21 Jul 2016

3D printing a bionic arm

From Our Changing World, 9:16 pm on 21 July 2016

Corey Symon is a trombone-playing 14-year old with a passion for the sport of fencing. He was also born without his right-hand and forearm. Now, thanks to Dunedin’s International Science Festival and US non-profit Limbitless Solutions, he is the proud owner of a 3D-printed bionic arm.


Limbitless Solution was set up by Albert Manero two years ago, when he realised there was a need for cheap prosthetic arms for kids who were missing all or part of their arm. He decided that open source software and 3D printing was a way to produce a robust arm that could then be fitted with electronics, powered by a rechargeable battery.

Iron man bionic arm

A bionic arm begins life as 3D printed plastic that then receives a custom paint job, before being fitted with its electronics. This is the Iron Man arm made for Alex. Photo: Limbitless Solutions / Kt Crabb Photography

The arms are decorated to match the personality of the recipient – the first arm that Limbitless Solution built and gifted went to Alex, a boy with a love of the robotic character Iron Man. Corey’s arm is sleek and grey, modelled on a sports car’s racing lines.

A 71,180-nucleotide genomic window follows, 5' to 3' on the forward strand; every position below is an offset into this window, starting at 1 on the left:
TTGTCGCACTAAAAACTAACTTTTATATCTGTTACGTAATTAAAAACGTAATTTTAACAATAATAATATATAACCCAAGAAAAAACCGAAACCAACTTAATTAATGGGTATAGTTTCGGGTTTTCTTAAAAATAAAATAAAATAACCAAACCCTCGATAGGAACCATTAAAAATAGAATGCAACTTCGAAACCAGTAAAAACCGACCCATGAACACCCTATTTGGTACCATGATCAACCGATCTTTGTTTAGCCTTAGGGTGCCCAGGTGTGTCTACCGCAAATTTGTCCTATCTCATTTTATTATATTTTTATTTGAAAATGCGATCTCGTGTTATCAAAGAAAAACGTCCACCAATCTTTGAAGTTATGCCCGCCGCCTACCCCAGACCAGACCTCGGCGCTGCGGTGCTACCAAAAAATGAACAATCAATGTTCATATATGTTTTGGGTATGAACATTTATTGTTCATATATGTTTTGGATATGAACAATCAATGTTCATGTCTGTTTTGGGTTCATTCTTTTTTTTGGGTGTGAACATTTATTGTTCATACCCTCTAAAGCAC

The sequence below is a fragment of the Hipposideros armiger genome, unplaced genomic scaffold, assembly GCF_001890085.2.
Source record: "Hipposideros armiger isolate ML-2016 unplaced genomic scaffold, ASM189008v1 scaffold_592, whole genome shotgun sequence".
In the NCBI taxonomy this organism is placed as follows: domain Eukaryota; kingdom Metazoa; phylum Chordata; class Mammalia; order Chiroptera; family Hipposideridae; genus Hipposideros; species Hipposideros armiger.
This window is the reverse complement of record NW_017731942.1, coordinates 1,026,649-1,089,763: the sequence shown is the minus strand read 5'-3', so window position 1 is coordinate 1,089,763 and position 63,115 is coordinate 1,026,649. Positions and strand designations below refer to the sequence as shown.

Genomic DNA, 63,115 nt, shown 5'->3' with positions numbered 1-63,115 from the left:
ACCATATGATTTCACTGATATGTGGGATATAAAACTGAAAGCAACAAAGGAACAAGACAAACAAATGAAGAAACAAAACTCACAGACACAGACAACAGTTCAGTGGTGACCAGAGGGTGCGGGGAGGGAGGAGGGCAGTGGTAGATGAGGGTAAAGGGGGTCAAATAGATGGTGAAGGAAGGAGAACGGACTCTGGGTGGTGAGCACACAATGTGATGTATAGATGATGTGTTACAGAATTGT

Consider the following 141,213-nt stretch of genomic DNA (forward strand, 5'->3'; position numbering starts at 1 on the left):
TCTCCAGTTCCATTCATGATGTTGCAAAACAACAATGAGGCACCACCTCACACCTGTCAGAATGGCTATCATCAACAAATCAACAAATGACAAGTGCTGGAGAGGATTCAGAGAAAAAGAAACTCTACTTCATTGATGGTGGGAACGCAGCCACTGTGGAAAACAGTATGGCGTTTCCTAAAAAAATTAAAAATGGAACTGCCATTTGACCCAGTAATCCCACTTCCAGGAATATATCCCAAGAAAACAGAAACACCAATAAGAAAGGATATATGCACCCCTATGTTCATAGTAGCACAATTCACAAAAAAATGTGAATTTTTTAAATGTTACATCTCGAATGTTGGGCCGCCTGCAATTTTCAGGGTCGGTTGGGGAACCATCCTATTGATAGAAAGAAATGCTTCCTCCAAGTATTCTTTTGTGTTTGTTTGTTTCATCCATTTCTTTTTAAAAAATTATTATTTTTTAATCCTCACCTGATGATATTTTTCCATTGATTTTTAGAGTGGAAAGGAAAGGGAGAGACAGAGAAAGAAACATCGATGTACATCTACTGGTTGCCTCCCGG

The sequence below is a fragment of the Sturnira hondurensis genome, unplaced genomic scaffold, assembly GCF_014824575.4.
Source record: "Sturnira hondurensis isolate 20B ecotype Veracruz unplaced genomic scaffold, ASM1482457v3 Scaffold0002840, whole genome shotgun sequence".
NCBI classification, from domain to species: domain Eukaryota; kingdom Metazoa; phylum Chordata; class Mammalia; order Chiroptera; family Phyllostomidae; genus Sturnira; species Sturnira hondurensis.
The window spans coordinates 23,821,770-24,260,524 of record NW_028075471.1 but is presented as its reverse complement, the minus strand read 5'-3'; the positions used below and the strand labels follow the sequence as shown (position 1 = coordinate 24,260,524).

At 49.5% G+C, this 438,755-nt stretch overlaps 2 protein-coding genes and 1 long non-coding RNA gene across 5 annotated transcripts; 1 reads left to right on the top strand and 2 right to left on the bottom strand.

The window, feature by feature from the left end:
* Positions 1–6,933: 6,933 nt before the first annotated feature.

It takes about 30 hours to 3D print a bionic arm, and costs about US$330 in material, says engineer Brendan Jones, who has been in New Zealand to help fit (and fix) Corey’s new arm.

Corey has had prosthetic arms before, but they have had limited movement, relying on him flexing his whole arm to make the thumb open and close.

Corey and Brendon

Corey Symon (left) and Limbitless Solution engineer Brendon Jones fix a damaged finger on Corey's bionic arm. The arms are designed to be easily repairable. Photo: RNZ / Alison Ballance

His new arm has a fully opening and closing hand. Corey wears three electrodes that are glued to his stump, and small electric signals produced as he contracts and relaxes his muscles are enough to open and then close the hand.

Albert is an aerospace engineering student, and Limbitless Solution relies on donations and volunteers to make each arm.

You can hear Albert in conversation with Jesse Mulligan here.

Corey and Vanda

Corey Symon gives his mother Vanda a bionic hug. Photo: Limbitless Solutions / Kt Crabb Photography

Corey, Katie and Albert

Corey Symon - with his new bionic arm, and non-profilt Limbitless Solution founder Albert Manero and photographer Katie Manero Photo: RNZ / Alison Ballance

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